Updated: Jul 15, 2022
For those of you who may not know, our Li-Li won a YMCA Character Award! She was one of thirteen teens honored officially at a Zoom ceremony on November 12th. It was a wonderful program, where the production crew interviewed and filmed the teens while they were doing their thing. Each teen was highlighted for at least 3 to 5 minutes. For Li-Li, they filmed her volunteering, passing out blankets her charity made to homeless people in our community.
Watching all the teens talk about their volunteer activity made me feel especially proud. Our young people are still succeeding and doing well, despite all the negativity we hear on the news. My husband and I were so excited when we heard the director announce Li-Li's name! To our surprise, however, she frantically said, "I don't want to see myself on the computer screen!" I was shocked! I tried to get her to stay, but she was just insistent about not seeing herself. We allowed her to leave. I hadn't seen her act like that since she was a little girl. She always hated pictures and for people to compliment or look at her for too long. She would even cry if people complimented her too much. We later determined that her behavior was because of visual sensory issues, and we learned that she had at least four other sensory issues, including two hidden senses!
With visual sensory issues, Li-Li also didn't care for bright lights or the sun's shining too brightly in the sky. However, I thought we were LONG past most of these sensory issues, especially those dealing with vision. We found that for every sensory issue she had, she seemed to create accommodations to deal with those particular issues. For example, Li-Li didn't care for crowds, but she learned to focus on her destination and go through them OR...she would avoid crowds altogether. For noises, she often would listen to music, especially if we were in a noisy place. She learned to conquer her sensory issues, which is why I thought they were behind us for the most part. I'm STILL learning about sensory issues, evidently. I plan to find a way to help Li-Li become more comfortable with seeing herself on television/the computer/etc. She plans to be an astronaut one day, so she must get used to seeing herself walking on the moon or discovering a new water source on Mars!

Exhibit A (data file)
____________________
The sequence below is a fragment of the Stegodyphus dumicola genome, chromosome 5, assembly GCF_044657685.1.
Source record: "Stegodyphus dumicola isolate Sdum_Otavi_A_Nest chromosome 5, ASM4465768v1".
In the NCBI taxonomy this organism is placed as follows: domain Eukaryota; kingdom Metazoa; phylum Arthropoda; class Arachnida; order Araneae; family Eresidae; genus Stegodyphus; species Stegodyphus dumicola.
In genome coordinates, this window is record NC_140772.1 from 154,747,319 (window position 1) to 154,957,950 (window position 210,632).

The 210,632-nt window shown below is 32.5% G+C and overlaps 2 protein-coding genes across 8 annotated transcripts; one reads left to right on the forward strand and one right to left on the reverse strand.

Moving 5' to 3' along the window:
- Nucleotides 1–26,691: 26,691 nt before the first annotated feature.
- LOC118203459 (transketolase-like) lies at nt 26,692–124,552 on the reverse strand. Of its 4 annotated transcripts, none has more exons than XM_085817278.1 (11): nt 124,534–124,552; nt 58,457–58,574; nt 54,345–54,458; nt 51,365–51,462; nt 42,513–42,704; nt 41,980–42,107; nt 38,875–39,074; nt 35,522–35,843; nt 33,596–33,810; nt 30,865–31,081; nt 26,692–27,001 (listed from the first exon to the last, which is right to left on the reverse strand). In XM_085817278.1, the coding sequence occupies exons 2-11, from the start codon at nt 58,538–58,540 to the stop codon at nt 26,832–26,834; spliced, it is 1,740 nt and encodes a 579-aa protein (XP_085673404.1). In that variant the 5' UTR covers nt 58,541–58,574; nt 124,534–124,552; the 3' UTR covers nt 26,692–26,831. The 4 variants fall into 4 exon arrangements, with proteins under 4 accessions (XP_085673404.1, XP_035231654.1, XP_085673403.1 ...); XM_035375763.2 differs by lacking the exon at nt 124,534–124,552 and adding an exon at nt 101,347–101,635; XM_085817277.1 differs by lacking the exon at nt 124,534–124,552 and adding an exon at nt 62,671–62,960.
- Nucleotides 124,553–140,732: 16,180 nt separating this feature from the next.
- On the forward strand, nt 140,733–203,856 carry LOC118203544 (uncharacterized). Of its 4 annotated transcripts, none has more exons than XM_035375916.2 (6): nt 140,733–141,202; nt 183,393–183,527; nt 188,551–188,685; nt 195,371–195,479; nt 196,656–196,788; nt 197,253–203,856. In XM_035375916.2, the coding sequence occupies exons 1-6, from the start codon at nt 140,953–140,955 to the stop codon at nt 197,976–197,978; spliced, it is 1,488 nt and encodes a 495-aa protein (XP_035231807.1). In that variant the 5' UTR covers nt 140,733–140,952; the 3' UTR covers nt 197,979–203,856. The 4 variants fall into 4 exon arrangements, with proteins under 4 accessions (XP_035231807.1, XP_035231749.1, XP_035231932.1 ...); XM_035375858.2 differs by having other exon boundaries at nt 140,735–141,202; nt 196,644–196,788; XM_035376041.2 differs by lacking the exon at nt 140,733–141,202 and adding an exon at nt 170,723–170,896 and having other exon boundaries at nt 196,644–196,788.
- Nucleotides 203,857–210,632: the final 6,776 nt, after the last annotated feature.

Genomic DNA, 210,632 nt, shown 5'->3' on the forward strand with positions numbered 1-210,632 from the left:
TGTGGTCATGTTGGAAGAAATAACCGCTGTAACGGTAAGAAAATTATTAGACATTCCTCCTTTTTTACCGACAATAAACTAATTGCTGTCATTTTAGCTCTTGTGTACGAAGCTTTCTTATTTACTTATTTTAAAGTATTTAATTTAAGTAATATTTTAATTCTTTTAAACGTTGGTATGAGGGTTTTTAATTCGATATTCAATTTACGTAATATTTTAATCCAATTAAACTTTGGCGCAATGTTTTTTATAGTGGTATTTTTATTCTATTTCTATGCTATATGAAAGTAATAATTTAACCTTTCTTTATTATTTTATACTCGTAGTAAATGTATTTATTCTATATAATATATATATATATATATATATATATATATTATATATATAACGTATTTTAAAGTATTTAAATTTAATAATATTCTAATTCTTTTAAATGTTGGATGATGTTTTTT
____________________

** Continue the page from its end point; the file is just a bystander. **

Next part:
I've learned that as parents, we will NEVER stop encouraging/coaching our children...whether we're helping them conquer sensory issues, improve grades, develop more confidence, or make positive life experiences. I have always been my child's BIGGEST cheerleader, and now I am her coach. Just call me, Coach Gin!
Here is my new Li-Li doll!!! The real Li-Li has left me for college, but this Li-Li will never leave!